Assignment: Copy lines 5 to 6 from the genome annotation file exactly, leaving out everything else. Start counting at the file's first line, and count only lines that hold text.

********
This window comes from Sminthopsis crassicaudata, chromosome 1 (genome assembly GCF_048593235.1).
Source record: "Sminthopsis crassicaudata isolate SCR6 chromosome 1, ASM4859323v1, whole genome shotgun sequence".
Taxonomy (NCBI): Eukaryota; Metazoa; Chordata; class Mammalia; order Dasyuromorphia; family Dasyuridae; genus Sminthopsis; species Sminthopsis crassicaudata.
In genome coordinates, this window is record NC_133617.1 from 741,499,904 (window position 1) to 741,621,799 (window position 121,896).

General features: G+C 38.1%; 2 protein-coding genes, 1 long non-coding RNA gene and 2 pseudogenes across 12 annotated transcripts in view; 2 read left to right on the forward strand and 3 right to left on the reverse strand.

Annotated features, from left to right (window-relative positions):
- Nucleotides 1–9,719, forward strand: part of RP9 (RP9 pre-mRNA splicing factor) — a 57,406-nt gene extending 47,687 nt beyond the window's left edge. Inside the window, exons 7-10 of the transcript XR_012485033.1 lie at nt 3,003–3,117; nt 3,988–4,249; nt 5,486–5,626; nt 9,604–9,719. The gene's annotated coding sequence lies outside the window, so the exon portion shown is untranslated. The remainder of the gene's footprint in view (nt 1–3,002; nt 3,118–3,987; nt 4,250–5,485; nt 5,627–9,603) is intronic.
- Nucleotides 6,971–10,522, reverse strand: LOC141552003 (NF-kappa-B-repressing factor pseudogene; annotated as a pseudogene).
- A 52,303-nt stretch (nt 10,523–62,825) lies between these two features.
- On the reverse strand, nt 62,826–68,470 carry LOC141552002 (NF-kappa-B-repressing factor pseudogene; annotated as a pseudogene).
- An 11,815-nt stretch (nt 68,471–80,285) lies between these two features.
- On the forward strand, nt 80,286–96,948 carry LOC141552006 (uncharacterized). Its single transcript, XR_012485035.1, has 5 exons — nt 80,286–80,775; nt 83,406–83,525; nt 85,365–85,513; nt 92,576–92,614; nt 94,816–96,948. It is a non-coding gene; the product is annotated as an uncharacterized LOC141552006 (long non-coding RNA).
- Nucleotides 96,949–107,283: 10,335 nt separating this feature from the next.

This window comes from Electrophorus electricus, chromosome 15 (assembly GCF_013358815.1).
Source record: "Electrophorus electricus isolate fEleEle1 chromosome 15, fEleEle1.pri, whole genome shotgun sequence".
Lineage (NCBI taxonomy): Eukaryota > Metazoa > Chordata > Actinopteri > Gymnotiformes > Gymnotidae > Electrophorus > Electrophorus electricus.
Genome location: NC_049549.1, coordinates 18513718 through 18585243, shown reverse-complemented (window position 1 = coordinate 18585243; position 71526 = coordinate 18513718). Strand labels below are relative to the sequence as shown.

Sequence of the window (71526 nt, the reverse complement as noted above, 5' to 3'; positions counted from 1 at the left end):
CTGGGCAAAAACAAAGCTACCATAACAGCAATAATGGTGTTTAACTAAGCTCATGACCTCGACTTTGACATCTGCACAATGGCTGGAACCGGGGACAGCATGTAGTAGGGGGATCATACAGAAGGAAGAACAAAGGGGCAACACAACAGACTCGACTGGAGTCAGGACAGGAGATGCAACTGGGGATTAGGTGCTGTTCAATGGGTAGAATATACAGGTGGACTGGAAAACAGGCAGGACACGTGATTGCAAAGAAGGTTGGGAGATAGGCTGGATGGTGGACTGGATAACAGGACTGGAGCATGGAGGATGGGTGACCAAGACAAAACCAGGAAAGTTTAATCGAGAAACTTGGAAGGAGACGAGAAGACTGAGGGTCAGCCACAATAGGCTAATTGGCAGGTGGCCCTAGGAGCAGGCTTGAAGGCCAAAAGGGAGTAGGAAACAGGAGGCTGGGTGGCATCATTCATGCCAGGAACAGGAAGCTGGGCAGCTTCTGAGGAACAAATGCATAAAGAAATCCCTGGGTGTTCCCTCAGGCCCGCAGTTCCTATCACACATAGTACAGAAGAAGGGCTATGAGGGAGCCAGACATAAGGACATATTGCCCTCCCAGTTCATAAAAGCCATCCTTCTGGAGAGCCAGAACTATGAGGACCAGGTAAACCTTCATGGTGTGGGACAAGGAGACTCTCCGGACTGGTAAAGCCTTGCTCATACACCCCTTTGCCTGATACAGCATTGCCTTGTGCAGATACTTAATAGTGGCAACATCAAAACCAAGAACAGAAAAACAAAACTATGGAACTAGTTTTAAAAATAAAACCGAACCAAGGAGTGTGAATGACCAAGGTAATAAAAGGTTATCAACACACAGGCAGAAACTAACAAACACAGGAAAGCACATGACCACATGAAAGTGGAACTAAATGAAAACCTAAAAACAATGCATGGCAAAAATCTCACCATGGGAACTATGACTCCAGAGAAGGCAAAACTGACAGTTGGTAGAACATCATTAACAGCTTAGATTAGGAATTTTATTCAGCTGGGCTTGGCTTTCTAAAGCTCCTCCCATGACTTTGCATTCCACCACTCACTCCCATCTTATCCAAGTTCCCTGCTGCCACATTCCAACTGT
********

General features: G+C 38.1%; 2 protein-coding genes, 1 long non-coding RNA gene and 2 pseudogenes across 12 annotated transcripts in view; 2 read left to right on the forward strand and 3 right to left on the reverse strand.

Annotated features, from left to right (window-relative positions):